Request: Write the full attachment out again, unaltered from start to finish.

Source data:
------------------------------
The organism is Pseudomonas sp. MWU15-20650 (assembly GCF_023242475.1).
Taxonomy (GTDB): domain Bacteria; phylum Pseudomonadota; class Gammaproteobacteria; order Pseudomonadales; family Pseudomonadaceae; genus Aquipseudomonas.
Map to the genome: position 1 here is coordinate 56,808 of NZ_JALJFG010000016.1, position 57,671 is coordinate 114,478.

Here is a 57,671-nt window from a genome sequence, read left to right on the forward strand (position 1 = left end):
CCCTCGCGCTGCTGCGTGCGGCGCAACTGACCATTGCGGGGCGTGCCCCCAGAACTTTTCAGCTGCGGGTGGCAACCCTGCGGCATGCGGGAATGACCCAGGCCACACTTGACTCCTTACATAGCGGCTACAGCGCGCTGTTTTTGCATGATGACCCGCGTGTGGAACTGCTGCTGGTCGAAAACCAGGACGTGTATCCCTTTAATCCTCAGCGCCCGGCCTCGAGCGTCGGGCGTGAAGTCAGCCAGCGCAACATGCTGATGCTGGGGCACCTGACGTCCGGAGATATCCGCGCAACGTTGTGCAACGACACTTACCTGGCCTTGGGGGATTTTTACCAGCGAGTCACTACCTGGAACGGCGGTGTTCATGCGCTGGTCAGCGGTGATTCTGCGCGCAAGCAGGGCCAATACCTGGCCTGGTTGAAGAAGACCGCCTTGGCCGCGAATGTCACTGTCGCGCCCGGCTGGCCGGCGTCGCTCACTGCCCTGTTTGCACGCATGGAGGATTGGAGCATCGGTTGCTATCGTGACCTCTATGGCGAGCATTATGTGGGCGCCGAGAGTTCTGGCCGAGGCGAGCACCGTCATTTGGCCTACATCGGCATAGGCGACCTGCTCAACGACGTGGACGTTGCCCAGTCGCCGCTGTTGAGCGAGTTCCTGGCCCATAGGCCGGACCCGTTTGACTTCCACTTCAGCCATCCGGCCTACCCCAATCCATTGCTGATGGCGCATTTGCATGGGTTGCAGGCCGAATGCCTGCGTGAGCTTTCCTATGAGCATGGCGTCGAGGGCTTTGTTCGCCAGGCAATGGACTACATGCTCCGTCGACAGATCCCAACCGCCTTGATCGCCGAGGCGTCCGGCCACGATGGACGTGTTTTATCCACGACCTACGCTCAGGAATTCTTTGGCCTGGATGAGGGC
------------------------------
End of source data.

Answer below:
The organism is Pseudomonas sp. MWU15-20650 (assembly GCF_023242475.1).
Taxonomy (GTDB): domain Bacteria; phylum Pseudomonadota; class Gammaproteobacteria; order Pseudomonadales; family Pseudomonadaceae; genus Aquipseudomonas.
Map to the genome: position 1 here is coordinate 56,808 of NZ_JALJFG010000016.1, position 57,671 is coordinate 114,478.

Here is a 57,671-nt window from a genome sequence, read left to right on the forward strand (position 1 = left end):
CCCTCGCGCTGCTGCGTGCGGCGCAACTGACCATTGCGGGGCGTGCCCCCAGAACTTTTCAGCTGCGGGTGGCAACCCTGCGGCATGCGGGAATGACCCAGGCCACACTTGACTCCTTACATAGCGGCTACAGCGCGCTGTTTTTGCATGATGACCCGCGTGTGGAACTGCTGCTGGTCGAAAACCAGGACGTGTATCCCTTTAATCCTCAGCGCCCGGCCTCGAGCGTCGGGCGTGAAGTCAGCCAGCGCAACATGCTGATGCTGGGGCACCTGACGTCCGGAGATATCCGCGCAACGTTGTGCAACGACACTTACCTGGCCTTGGGGGATTTTTACCAGCGAGTCACTACCTGGAACGGCGGTGTTCATGCGCTGGTCAGCGGTGATTCTGCGCGCAAGCAGGGCCAATACCTGGCCTGGTTGAAGAAGACCGCCTTGGCCGCGAATGTCACTGTCGCGCCCGGCTGGCCGGCGTCGCTCACTGCCCTGTTTGCACGCATGGAGGATTGGAGCATCGGTTGCTATCGTGACCTCTATGGCGAGCATTATGTGGGCGCCGAGAGTTCTGGCCGAGGCGAGCACCGTCATTTGGCCTACATCGGCATAGGCGACCTGCTCAACGACGTGGACGTTGCCCAGTCGCCGCTGTTGAGCGAGTTCCTGGCCCATAGGCCGGACCCGTTTGACTTCCACTTCAGCCATCCGGCCTACCCCAATCCATTGCTGATGGCGCATTTGCATGGGTTGCAGGCCGAATGCCTGCGTGAGCTTTCCTATGAGCATGGCGTCGAGGGCTTTGTTCGCCAGGCAATGGACTACATGCTCCGTCGACAGATCCCAACCGCCTTGATCGCCGAGGCGTCCGGCCACGATGGACGTGTTTTATCCACGACCTACGCTCAGGAATTCTTTGGCCTGGATGAGGGC